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Ruth v. Aurora Sanitary District

OPINION FILED MAY 22, 1959.

WILLIAM H. RUTH, APPELLEE,

v.

THE AURORA SANITARY DISTRICT, APPELLANT.



APPEAL from the Circuit Court of Kane County; the Hon. CHARLES G. SEIDEL, Judge, presiding.

MR. JUSTICE HOUSE DELIVERED THE OPINION OF THE COURT:

Defendant appeals from a decree of the circuit court of Kane County ordering the trustees of the Aurora Sanitary District to abate an existing nuisance caused by the discharge of untreated or inadequately treated sewage into the Fox River. The appeal is directed to this court because of defendant's attack on the constitutionality of a statute.

The Aurora Sanitary District, organized about 1927 under the Sanitary District Act of 1917 (Ill. Rev. Stat. 1957, chap. 42, par. 299 et seq.), originally consisted of an area of 10 square miles with a population of approximately 40,000, including mainly the residents of the city of Aurora. A disposal plant of the primary and secondary settling tank type, and a collection system designed for the combined collection of surface water and sewage waste, were installed in 1928 capable of serving a population equivalent of 50,000. With the exception of a large interceptor line which was installed to serve the southeast quadrant of the District, the sewer system and disposal plant remain as originally installed in 1928. The system and plant were financed by a Federal grant in aid and the issuance of bonds. All bonds were retired by 1948, leaving the District free of any bonded indebtedness.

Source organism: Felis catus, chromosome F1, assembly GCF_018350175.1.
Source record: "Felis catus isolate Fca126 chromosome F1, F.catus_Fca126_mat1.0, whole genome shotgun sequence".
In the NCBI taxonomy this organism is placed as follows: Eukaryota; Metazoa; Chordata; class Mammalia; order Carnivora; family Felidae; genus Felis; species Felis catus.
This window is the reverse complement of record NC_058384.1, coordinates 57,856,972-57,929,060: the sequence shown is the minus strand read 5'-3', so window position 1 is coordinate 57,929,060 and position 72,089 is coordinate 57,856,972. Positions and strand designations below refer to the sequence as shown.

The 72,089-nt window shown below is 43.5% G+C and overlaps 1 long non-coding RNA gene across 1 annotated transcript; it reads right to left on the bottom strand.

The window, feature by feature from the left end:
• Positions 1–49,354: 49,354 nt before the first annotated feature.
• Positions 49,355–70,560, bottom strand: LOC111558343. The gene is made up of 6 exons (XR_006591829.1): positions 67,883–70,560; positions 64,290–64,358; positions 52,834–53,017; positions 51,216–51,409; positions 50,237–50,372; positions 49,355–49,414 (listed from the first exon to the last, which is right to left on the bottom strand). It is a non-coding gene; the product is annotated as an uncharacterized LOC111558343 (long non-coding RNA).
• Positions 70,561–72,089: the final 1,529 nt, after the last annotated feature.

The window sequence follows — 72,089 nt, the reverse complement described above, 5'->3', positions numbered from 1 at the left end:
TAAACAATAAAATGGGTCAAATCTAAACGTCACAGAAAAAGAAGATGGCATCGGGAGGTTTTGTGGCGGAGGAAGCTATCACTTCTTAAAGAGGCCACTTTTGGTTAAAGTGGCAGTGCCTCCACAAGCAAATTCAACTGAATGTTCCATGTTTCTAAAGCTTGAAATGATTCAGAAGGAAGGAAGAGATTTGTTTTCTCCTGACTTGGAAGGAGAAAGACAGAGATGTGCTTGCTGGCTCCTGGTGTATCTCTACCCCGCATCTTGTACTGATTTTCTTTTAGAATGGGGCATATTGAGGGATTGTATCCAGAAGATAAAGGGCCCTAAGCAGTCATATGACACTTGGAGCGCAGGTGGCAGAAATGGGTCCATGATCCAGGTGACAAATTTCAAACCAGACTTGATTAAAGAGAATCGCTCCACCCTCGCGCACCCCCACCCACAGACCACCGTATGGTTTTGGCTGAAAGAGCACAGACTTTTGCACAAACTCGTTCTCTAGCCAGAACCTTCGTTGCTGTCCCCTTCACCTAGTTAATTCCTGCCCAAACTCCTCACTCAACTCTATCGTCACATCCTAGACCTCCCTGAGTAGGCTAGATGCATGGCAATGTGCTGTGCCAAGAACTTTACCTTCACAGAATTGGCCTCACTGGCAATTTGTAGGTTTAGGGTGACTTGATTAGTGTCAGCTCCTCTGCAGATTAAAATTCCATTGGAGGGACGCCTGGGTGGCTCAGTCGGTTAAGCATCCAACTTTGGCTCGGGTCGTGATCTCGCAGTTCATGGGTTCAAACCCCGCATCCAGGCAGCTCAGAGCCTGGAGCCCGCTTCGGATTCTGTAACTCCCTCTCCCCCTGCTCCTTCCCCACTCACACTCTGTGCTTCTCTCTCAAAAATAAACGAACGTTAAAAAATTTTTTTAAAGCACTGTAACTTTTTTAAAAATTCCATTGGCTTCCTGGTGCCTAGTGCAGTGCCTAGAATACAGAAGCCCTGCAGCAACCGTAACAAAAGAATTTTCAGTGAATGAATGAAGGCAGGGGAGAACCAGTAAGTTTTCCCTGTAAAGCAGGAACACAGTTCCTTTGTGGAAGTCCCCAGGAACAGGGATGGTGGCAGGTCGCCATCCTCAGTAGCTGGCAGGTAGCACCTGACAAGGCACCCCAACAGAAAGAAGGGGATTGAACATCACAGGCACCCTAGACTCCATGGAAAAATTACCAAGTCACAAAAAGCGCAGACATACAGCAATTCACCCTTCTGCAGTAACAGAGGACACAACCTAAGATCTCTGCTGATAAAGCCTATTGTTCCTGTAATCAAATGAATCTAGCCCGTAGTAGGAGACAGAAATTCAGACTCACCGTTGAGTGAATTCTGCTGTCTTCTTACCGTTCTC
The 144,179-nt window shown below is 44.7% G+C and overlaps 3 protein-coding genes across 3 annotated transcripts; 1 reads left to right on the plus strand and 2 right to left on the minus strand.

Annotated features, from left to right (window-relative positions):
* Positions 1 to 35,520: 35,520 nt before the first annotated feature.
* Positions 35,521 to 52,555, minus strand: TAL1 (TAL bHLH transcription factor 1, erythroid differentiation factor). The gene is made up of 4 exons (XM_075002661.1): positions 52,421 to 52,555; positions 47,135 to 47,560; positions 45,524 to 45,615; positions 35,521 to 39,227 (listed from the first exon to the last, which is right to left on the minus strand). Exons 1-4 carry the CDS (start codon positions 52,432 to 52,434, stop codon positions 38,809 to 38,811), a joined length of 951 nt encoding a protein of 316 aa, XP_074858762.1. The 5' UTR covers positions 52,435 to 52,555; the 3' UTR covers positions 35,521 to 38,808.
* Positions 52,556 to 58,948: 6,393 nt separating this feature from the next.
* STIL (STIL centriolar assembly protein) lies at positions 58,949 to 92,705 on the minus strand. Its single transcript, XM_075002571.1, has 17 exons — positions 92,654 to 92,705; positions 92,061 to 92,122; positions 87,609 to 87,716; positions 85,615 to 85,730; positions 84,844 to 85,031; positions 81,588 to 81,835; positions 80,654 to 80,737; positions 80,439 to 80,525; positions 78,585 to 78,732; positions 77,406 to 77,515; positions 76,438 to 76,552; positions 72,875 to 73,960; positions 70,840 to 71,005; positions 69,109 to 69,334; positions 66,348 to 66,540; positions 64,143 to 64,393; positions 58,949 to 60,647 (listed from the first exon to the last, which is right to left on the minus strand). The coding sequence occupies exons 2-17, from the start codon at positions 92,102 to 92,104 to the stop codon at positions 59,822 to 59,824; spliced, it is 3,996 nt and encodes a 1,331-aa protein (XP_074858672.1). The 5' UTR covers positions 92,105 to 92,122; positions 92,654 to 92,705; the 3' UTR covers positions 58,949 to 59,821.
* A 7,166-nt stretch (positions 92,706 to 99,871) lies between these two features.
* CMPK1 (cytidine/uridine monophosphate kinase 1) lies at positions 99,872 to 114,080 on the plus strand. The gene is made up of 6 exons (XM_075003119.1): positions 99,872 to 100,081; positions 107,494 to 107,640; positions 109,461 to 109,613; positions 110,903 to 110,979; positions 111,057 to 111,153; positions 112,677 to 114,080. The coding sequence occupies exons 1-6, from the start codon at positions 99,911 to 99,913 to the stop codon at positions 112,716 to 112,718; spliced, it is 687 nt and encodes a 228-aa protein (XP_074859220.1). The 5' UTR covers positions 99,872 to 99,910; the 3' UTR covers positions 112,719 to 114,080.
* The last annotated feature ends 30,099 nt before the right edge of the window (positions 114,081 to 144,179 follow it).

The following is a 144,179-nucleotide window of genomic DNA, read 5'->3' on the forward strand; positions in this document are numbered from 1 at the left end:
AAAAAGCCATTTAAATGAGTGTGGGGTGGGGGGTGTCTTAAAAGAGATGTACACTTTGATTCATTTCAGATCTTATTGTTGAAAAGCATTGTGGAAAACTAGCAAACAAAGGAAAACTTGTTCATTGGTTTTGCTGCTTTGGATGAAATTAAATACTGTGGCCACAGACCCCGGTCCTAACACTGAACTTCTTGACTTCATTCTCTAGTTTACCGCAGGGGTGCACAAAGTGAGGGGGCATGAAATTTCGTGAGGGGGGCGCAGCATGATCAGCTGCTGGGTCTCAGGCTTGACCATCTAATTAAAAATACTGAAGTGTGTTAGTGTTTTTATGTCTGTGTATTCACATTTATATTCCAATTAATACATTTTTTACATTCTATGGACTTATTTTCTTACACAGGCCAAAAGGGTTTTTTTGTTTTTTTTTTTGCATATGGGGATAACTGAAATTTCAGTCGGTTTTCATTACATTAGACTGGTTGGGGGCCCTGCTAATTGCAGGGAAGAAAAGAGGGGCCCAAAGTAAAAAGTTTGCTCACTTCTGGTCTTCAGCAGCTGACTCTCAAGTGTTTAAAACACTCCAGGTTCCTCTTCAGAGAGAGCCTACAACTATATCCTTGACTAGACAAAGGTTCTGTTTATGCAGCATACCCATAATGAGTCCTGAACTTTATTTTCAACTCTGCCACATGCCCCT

The District was expanded by annexations to include the villages of Montgomery and North Aurora, and was thereby increased to 34 square miles with a population approaching 75,000. By virtue of the growth of population, the age of the system, the infiltration of foreign water commingled with the effluent from septic tanks through the leaky joints into the collection system, the carrying of surface waters in the same lines with sewage wastes and like factors, there was an increased flow of sewage wastes and water through the collection system and disposal plant far beyond their capacity. The system has two by-passes around the disposal plant. The excess waste and water, at times amounting to millions of gallons per day, are discharged directly into the Fox River at two separate overflow points resulting in the pollution of the water of the stream. The foregoing facts are not controverted.